Ikhlaq Sidhu

Ikhlaq Sidhu

Title
SCET Faculty Director; Adjunct Professor
Department
Dept of Industrial Engineering & Operations Research
Phone
(510) 642-1873
Fax
(510) 643-6103
Research Expertise and Interest
technology management, industrial engineering and operations, technology commerialization, interdisciplinary engineering
Research Description

Ikhlaq Sidhu's research and practice area is Innovation Engineering. IHe studies, advisse, and/or solves technology and business problems for organizations who want to innovate, adapt, and/or enter new markets using expertise in data, AI, system architecture, blockchain, technology business models, innovation culture, and Silicon Valley networks.

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Featured in the Media

Please note: The views and opinions expressed in these articles are those of the authors and do not necessarily reflect the official policy or positions of UC Berkeley.
September 17, 2018
Sarah Gonser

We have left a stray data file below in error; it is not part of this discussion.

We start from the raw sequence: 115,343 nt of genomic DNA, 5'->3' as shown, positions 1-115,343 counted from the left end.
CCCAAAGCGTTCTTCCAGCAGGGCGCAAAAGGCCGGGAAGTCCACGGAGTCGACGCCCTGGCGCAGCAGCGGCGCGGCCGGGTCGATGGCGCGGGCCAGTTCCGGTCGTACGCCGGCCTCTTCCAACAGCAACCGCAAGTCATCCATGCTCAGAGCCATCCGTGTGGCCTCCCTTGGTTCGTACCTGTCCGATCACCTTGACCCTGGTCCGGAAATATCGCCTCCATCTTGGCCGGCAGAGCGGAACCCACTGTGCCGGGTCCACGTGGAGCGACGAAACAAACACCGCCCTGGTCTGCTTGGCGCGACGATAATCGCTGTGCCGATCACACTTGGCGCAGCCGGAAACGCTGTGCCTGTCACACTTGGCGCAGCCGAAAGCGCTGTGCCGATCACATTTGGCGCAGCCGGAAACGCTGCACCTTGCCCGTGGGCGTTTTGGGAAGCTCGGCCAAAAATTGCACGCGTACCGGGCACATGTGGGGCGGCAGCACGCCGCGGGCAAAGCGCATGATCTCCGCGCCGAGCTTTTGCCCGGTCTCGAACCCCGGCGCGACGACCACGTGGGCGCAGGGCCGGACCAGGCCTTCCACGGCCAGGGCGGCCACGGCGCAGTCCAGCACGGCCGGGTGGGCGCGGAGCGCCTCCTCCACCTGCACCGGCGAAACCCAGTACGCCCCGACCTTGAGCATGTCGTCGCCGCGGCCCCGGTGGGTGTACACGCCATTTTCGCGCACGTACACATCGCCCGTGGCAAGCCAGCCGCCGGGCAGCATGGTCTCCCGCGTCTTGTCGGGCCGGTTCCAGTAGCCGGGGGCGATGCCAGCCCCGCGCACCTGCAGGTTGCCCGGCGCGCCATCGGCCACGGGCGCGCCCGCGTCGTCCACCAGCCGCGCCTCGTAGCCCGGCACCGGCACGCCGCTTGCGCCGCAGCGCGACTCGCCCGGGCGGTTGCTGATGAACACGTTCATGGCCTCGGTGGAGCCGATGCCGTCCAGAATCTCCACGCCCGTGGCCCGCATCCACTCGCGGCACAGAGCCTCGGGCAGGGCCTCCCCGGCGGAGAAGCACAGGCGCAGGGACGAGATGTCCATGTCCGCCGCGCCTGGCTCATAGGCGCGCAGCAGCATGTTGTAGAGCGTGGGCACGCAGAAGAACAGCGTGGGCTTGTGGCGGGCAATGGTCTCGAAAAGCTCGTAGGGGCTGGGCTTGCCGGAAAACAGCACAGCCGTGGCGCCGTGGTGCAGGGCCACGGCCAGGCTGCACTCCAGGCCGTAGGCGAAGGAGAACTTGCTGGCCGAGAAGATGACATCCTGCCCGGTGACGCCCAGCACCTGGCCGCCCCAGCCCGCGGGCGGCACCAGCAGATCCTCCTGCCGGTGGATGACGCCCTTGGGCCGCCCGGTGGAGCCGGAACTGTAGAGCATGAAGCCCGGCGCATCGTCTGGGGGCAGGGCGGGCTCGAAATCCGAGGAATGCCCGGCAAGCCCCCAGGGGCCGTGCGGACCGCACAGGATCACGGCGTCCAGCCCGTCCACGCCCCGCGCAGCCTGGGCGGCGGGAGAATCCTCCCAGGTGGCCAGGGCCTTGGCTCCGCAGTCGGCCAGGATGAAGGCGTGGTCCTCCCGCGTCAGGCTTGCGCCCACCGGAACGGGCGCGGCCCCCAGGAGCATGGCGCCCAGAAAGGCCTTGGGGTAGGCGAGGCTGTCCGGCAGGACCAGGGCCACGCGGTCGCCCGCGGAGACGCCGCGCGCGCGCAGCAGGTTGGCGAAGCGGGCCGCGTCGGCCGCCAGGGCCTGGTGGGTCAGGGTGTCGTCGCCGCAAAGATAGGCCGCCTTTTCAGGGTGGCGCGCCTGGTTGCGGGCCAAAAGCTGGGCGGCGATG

Not teaching about blockchain technology "would be equivalent to ignoring internet technology when it emerged 25 years ago," industrial engineering and operations research professor Ikhlaq Sidhu and co-author Alexander Fred-Ojala recently wrote in a paper called "Future of Blockchain -- A Berkeley Perspective." Professor Sidhu is founding director and chief scientist at Berkeley's Sutardja Center for Entrepreneurship and Technology, and Fred-Ojala is research director of the center's Data Lab.They're quoted in a story about universities that are ramping up courses and research related to the mysterious and quickly evolving technology behind bitcoin. Berkeley's efforts are the story's focus. One such course, taught by visiting professor and former venture capitalist Po Chi Wu, focuses on blockchain entrepreneurship. Noting the difficulty of developing blockchain programs, he says: "Academics feel a lot of pressure to maintain their status as 'world-class experts' in some narrowly defined field. ... Just keeping up with the advances in their field is challenging enough and demands all their time and energy." Professor Sidhu agrees: "You can't expect universities to be out ahead on all these topics. ... It takes so long for everyone to get that there's something going on, by the time they all get it, it's irrelevant and not the thing that should be taught anymore." Fred-Ojala says: "Here's where we can help. ... We can show [students] the challenges and opportunities, give them access to resources, and then encourage them to solve the problem on their own."

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